As the container closed on coffees from the south, we turned our attention to the north, where the higher altitudes of Mt. Kilimanjaro are having an equally heavy harvest. Despite this good production, smallholder coffees from Kilimanjaro will again account for only 20% of Tanazania’s Arabica, whereas it used to be over half.
A revitalization program is underway, aimed at engaging the next generation of smallholders on Kilimanjaro, and in doing so, preserving the heirloom practices, varietals & profiles that first made Tanzania famous in coffee. The first focus was a coalition of six AMCOSs where they started distributing seedlings, training youth coffee teams, and investing in organic certification. Part of this group is one of our favorite producers in the region, Uru Shimbwe, whose coffee is now organic, and available for the first time to bring into the US.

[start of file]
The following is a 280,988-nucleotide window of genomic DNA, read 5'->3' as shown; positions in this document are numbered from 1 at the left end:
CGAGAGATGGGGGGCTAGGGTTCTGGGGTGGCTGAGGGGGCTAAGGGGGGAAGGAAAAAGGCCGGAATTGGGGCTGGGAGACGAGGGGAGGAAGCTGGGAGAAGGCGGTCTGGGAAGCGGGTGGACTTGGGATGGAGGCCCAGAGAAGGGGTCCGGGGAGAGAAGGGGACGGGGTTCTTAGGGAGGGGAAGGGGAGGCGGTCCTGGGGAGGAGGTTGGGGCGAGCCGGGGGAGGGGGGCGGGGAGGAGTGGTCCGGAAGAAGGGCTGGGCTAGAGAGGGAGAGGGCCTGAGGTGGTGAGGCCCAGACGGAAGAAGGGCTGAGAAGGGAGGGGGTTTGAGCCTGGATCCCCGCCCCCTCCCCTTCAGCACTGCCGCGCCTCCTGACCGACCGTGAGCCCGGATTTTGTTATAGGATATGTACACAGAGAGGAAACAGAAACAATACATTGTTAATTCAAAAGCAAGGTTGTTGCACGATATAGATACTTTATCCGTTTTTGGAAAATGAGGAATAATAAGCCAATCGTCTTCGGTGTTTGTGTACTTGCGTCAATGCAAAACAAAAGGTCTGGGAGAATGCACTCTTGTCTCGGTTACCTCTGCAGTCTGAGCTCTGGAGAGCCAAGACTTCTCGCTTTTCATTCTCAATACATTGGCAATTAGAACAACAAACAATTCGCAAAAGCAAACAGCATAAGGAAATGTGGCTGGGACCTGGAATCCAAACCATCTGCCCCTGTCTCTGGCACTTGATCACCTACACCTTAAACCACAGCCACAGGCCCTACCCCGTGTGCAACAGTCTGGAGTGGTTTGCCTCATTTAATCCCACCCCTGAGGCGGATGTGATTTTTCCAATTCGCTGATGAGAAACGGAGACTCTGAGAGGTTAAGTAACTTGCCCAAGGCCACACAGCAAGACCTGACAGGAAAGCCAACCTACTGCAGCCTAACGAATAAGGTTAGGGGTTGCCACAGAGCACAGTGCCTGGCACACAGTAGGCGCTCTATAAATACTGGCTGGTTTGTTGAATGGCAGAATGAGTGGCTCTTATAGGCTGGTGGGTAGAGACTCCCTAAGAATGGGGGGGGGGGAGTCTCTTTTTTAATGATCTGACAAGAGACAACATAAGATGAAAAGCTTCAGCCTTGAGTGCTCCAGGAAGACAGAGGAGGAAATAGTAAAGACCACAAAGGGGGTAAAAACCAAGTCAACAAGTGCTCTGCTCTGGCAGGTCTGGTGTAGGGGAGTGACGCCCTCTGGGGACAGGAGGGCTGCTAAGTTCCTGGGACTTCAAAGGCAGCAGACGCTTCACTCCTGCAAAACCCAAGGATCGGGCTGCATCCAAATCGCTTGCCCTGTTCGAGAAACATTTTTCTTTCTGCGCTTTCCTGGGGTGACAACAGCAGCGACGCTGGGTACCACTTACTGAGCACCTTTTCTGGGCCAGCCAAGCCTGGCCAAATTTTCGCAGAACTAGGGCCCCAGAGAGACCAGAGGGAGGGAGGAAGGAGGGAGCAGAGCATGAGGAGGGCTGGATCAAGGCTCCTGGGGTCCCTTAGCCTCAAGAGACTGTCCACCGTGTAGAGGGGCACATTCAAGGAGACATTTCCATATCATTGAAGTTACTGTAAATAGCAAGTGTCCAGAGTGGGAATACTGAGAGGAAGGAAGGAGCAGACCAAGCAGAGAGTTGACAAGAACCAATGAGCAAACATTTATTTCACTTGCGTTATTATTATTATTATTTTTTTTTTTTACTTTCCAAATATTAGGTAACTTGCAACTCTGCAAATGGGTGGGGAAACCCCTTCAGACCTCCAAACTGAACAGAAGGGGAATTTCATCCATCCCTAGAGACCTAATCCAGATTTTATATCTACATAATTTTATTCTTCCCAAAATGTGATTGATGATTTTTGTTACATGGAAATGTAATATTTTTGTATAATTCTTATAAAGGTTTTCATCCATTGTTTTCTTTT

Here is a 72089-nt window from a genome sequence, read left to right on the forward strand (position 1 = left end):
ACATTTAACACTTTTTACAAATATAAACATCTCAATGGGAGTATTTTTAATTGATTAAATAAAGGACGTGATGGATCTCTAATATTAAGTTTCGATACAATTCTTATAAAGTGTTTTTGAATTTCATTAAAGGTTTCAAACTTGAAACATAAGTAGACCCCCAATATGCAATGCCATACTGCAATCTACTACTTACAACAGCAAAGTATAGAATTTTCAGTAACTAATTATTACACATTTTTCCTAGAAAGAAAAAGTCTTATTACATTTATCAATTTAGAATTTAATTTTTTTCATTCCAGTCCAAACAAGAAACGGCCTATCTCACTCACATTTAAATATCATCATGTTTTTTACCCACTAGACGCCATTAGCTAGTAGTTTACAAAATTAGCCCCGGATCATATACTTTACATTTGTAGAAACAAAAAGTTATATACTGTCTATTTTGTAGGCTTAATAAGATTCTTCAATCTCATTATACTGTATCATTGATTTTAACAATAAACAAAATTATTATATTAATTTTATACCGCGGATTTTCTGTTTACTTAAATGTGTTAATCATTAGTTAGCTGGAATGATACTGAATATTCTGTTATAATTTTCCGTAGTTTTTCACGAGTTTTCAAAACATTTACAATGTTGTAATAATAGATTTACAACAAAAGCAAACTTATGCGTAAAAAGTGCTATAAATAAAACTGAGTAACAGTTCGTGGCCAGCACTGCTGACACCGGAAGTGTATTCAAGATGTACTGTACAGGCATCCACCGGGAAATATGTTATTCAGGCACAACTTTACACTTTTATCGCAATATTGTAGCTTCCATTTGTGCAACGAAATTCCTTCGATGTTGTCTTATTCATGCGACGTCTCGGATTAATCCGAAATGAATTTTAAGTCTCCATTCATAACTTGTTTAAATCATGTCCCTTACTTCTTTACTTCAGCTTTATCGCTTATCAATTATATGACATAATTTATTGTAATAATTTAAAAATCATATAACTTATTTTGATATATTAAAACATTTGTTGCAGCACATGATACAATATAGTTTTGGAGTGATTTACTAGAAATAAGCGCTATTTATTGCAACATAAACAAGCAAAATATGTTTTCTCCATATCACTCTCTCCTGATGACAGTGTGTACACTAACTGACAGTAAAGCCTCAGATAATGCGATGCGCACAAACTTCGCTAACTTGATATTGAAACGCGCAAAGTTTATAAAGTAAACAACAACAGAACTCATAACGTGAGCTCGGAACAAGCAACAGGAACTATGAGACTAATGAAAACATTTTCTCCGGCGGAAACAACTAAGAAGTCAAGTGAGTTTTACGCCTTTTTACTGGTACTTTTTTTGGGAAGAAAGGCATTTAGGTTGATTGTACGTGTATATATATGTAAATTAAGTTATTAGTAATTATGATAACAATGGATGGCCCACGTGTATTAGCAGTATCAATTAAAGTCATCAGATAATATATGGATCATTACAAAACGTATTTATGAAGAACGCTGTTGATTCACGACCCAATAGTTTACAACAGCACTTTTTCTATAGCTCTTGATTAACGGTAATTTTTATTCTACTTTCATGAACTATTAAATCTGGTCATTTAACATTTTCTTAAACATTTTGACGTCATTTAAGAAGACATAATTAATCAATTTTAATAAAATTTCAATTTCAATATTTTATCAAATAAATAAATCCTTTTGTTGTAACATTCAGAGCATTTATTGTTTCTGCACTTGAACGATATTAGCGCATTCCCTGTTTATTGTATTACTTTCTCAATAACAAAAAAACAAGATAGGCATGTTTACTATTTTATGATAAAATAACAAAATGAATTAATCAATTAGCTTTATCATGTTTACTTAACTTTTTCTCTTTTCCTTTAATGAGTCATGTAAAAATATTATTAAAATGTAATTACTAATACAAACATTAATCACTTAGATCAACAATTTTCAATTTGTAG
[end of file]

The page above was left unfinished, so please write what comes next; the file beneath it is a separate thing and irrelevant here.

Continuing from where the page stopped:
Our principal partners in this area are members of Mwika North AMCOS. You may remember their recent project of rebuilding a Central Pulping Unit (CPU) complete with washing channels, floatation tanks, raised drying beds, and shade nets. This accomplishment allowed them to start collecting cherry for the first time over the 2020-2021 harvest. The coffee processed by CPU earned a much-deserved premium which in turn went back into the washing station.
Additional upgrades came this year, like a new paint job—complete with wall markings and logos which displays the amount of pride the group put into the project. They also tiled the tanks which makes it easier to produce clean coffees and keep them maintained. Finally, they built new staff bathrooms making all the spent at the washing station a little more pleasant (pictured below).